In 1993, the genetic mutation responsible for Huntington’s disease (HD) was identified. Considered a milestone in human genomics, this discovery has led to nearly two decades of remarkable progress that has greatly increased our knowledge of HD, and documented an unexpectedly large and diverse range of biochemical and genetic perturbations that seem to result directly from the expression of the mutant huntingtin gene.
Neurobiology of Huntington’s Disease: Applications to Drug Discovery presents a thorough review of the issues surrounding drug discovery and development for the treatment of this paradigmatic neurodegenerative disease. Drawing on the expertise of key researchers in the field, the book discusses the basic neurobiology of Huntington’s disease and how its monogenic nature confers enormous practical advantages for translational research, including the creation of robust experimental tools, models, and assays to facilitate discovery and validation of molecular targets and drug candidates for HD. Written to support future basic research as well as drug development efforts, this volume:
- Covers the latest research approaches in genetics, genomics, and proteomics, including high-throughput and high-content screening
- Highlights advances in the discovery and development of new drug therapies for neurodegenerative disorders
- Examines the practical realities of preclinical testing, clinical testing strategies, and, ultimately, clinical usage
While the development of effective drug treatments for Huntington's disease continues to be tremendously challenging, a highly interactive and cooperative community of researchers and clinical investigators now brings us to the threshold of potential breakthroughs in the quest for therapeutic agents. The impressive array of drug discovery resources outlined in the text holds much promise for treating this devastating disease, providing hope to long-suffering Huntington’s disease patients and their families.
Huntington’s Disease: Clinical Features and Routes to Therapy, Henry L. Paulson and Roger L. Albin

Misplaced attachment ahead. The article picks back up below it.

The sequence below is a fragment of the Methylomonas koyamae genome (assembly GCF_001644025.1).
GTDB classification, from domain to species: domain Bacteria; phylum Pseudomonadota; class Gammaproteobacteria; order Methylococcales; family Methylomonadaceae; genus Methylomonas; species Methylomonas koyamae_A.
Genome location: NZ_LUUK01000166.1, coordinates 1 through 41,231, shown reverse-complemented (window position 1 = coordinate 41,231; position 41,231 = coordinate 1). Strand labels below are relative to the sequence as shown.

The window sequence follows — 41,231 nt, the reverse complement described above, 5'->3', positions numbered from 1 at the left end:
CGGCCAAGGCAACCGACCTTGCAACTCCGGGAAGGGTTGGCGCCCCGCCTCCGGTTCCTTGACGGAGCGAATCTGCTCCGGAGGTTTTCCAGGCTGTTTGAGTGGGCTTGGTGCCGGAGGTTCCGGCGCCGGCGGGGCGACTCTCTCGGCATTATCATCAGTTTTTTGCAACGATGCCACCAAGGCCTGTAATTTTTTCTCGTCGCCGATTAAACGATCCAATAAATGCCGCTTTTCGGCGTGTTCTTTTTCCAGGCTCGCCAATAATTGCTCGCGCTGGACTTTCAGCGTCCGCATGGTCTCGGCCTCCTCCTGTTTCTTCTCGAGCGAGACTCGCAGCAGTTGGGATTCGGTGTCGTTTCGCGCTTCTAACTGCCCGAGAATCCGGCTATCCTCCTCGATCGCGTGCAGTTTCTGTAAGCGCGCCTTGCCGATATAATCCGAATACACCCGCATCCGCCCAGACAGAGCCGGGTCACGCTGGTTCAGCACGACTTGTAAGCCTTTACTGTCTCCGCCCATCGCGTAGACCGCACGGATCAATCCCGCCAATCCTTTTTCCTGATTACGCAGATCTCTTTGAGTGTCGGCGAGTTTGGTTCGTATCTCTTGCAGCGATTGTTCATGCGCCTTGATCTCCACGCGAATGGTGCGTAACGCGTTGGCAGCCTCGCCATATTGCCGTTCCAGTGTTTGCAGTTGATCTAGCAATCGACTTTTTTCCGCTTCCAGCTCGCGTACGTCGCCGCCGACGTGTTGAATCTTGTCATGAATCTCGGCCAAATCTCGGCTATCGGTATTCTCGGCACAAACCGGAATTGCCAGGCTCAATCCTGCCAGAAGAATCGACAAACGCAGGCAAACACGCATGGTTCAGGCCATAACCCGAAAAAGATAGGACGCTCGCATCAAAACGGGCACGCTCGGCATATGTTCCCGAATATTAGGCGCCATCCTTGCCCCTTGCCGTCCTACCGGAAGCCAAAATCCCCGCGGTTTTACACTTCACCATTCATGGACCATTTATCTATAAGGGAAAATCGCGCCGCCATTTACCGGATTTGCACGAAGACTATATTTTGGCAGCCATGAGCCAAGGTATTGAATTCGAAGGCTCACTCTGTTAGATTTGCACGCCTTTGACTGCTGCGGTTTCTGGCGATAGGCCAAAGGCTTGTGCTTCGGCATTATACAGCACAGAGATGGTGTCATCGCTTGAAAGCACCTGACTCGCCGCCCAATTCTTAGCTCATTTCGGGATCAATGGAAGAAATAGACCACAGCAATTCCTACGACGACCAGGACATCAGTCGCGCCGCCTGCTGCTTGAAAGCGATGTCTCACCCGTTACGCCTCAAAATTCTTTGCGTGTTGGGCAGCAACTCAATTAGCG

Huntington’s Disease Pathogenesis: Mechanisms and Pathways, Albert R. La Spada, Patrick Weydt, and Victor V. Pineda
Protein Interactions and Target Discovery in Huntington’s Disease, John P. Miller and Robert E. Hughes
Target Validation for Huntington’s Disease, Seung P. Kwak, James K. T. Wang, and David S. Howland
High-Throughput and High-Content Screening for Huntington’s Disease Therapeutics, Hemant Varma, Donald C. Lo, and Brent R. Stockwell
Value of Invertebrate Genetics and Biology to Develop Neuroprotective and Preventive Medicine in Huntington’s Disease, Christian Neri
Mouse Models for Validating Preclinical Candidates for Huntington’s Disease, X. William Yang and Michelle Gray
Pharmaceutical Development for Huntington’s Disease, Richard J. Morse, Janet M. Leeds, Douglas Macdonald, Larry Park, Leticia Toledo-Sherman, and Robert Pacifici
RNA- and DNA-Based Therapies for Huntington’s Disease, Meghan Sass and Neil Aronin
Recombinant Intrabodies as Molecular Tools and Potential Therapeutics for Huntington’s Disease, Ali Khoshnan, Amber Southwell, Charles W. Bugg, Jan C. Ko, and Paul H. Patterson
Biomarkers to Enable the Development of Neuroprotective Therapies for Huntington’s Disease, Steven M. Hersch and H. Diana Rosas
Huntington’s Disease, E. Ray Dorsey and Ira Shoulson
The book is written lucidly by authorities in their respective fields, covering clinical features, pathogenic mechanisms, protein interactions, preclinical models, biomarkers, small molecules and other approaches (eg, recombinant antibodies), screening strategies, and drug development. Informative figures and tables are provided, and reproduction of key figures as a set of colour plates provides a useful centrepiece. One unifying message is that the polyglutamine xpansion leads to a complex cascade of diverse molecular and cellular events, the progress of which is difficult to slow or halt. Innovative approaches described, such as the target validation process of the Cure Huntington's Disease Initiative (CHDI) Foundation, will be of interest to those studying other neurological diseases.
--Anthony J Hannan, writing in The Lancet Neurology, March 2011